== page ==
neighbor is calling the cops because there’s some weird guy standing out front,
and it’s my brother, spewing stuff outside your door.”
and relatives told Anita to kick him out, or to watch “A Beautiful Mind” (about
John Nash, the Nobel Prize-winning mathematician with schizophrenia) and
“Sybil” (about a woman with an entirely different mental illness), as if those
movies held some secret solution. “After seven years reliving the same thing
over and over again, with the same results, I finally got to that point of accepting,”
Anita says of Aaron’s illness. “Let’s stop trying to figure out why and how
this happened. Let’s now try to keep him alive.”
this point, Anita had already become the quarterback for Aaron’s care, calling
doctors, navigating insurance companies, seeking out treatment programs,
managing his behavior. Today, asking Anita to recount which group home or
outpatient program Aaron tried when, or what each one focused on, is futile.
They all blend together. “It’s a different city, different group home, different
case manager. It could be the same city but a different home. I can’t even
remember them all,” she says. “I have boxes of documents of every place. I just
kept saving them. I didn’t know what I needed anymore.”
I visited the Dumsches in Bowie in 2018, Anita drove me past a few of the
programs Aaron had tried. One was a group home on a quiet street, nestled amid
two-story rowhouses. “It’s kind of this camouflage. It doesn’t look that bad
until you open the door,” she said, showing me photos on her smartphone of
broken windows, piles of garbage, a filthy bathroom and mattresses on the
program convinced her that she should give Aaron more freedom, not less. “You
can’t coddle him,” Anita remembers the psychiatrist saying. That advice proved
nearly fatal when Aaron said that he wanted to go to Jamaica, and Anita
reluctantly agreed. Within a week, she received a call from a woman at Aaron’s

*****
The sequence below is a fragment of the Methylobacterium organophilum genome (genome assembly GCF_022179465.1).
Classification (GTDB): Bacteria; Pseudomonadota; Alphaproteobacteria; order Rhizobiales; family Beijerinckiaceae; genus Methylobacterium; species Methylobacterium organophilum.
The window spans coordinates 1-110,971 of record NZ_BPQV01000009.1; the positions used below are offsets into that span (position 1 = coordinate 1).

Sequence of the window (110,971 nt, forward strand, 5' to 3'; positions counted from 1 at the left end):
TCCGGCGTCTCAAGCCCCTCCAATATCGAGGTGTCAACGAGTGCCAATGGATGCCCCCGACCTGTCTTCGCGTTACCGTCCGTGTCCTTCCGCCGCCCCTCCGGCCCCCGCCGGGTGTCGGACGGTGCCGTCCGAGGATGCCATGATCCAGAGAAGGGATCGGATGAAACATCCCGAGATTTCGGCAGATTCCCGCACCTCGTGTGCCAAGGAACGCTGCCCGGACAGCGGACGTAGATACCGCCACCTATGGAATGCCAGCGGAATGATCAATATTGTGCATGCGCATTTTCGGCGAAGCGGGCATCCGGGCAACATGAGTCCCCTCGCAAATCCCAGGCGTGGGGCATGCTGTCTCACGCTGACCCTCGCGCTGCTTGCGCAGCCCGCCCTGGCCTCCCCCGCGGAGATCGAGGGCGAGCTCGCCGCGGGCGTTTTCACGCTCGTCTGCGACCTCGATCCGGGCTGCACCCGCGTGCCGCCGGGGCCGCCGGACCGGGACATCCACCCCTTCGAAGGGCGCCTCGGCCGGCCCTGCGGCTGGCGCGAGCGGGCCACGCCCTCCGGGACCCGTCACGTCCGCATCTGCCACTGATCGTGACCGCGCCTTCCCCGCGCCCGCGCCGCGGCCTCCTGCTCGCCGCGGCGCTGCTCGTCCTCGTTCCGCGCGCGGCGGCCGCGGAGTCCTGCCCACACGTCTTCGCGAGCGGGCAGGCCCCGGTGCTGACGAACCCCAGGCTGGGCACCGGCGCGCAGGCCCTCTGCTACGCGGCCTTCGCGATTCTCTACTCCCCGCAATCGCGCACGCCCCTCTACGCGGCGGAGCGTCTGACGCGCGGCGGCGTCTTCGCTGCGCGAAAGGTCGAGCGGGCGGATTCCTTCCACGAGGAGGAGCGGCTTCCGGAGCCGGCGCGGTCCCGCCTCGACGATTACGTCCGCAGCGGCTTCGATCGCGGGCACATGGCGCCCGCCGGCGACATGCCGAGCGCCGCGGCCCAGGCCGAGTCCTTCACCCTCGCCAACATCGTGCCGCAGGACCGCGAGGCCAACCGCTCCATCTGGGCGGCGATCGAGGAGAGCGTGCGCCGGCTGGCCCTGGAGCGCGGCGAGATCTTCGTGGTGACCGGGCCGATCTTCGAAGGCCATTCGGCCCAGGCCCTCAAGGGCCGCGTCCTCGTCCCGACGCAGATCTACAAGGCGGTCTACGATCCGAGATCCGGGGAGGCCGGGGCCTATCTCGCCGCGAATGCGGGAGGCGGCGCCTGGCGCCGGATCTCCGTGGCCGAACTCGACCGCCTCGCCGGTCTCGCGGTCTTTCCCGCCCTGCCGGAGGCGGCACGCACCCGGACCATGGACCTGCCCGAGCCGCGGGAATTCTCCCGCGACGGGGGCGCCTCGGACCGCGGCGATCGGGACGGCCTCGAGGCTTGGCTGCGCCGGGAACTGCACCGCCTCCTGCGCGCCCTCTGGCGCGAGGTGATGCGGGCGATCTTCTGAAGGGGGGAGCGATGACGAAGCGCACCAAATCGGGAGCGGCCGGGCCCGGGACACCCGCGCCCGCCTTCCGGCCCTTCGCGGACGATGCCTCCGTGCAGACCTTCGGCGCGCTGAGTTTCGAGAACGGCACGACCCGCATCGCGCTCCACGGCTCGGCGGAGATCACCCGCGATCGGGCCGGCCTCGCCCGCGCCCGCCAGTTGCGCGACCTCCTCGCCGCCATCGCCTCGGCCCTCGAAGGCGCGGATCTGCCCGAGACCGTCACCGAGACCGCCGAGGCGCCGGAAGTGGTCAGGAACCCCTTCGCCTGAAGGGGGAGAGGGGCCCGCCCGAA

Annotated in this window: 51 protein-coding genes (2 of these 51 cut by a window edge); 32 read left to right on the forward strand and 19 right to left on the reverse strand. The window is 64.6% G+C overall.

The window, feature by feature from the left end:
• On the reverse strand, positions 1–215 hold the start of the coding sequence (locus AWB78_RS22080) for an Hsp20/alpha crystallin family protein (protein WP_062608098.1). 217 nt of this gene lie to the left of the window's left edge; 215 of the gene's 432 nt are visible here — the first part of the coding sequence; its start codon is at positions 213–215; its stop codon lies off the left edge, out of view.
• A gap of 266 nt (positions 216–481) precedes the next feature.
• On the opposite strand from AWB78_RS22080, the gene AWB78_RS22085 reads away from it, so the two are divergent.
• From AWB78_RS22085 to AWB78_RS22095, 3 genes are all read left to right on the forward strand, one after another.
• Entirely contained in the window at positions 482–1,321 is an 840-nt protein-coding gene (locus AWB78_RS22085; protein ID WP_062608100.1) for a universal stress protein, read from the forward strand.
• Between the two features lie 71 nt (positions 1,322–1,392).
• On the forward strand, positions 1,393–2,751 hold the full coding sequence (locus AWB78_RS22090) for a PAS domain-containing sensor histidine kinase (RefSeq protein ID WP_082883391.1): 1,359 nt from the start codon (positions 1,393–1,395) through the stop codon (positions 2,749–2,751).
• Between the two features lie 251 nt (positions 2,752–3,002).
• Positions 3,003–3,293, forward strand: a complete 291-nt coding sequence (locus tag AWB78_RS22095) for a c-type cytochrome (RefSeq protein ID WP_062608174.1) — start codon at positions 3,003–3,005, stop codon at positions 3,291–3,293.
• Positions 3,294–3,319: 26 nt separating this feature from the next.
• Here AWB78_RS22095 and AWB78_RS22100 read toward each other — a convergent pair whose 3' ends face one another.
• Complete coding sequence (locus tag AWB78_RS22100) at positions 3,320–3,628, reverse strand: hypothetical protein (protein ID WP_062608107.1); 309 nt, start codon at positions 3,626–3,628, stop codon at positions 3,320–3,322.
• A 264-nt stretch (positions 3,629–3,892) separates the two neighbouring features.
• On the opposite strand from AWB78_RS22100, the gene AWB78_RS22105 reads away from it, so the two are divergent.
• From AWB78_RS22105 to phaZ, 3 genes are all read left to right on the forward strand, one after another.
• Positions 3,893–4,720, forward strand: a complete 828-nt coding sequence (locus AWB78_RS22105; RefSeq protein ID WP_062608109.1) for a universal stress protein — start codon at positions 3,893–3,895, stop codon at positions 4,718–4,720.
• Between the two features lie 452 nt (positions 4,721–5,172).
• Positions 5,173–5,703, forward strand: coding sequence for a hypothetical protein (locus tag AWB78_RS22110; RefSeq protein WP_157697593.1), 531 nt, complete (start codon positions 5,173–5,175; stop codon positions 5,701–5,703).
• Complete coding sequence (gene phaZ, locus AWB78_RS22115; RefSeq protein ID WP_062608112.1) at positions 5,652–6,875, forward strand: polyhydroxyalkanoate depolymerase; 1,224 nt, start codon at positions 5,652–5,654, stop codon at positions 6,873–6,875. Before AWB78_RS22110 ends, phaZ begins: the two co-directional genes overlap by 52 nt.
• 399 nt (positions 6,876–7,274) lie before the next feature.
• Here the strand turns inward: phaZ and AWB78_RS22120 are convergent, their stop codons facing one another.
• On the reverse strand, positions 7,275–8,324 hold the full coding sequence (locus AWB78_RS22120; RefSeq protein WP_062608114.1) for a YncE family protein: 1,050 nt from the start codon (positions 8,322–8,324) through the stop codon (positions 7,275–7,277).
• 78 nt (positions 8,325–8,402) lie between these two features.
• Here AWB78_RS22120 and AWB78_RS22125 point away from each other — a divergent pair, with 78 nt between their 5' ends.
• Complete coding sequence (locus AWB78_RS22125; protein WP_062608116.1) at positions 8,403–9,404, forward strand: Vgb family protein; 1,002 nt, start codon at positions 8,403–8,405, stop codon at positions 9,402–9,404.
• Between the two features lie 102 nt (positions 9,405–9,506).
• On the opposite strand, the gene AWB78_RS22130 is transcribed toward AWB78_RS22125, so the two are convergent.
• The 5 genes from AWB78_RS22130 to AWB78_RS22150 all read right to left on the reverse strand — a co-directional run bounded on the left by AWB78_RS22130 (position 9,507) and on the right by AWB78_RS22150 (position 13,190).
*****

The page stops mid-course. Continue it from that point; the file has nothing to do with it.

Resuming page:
hostel. “She goes, ‘I’m letting you know that we’re putting him on the next
plane. He’s going to get killed here,’ ” Anita says. “He was in really bad
areas of Jamaica. She told me someone had a gun on him. He was asking to buy
As time passed, Anita and Pat came to realize that they needed a long-term solution for Aaron. They wouldn’t be around forever, and they vowed not to burden their daughters with his care. “It would destroy their lives,” Anita says. But where could he go? Emergency rooms typically sent him home as too high-functioning, and when they did admit him, he ended up in a mental health ward or in a behavioral health hospital for a few days to two weeks, which was never enough time to stabilize him. Insurance wouldn’t cover a longer stay. The Dumsches tried psychiatrists who visited the house and drop-off day programs. Medication alone wasn’t a long-term solution; Anita often found Aaron’s pills in the toilet, inside his shoes or on the driveway. She even wrote letters to Oprah Winfrey and Dr. Phil, begging for guidance. (They never responded.) “You’re just hoping for a miracle,” Anita says. “I’d sell my soul to the devil just to get the help I thought he needed.”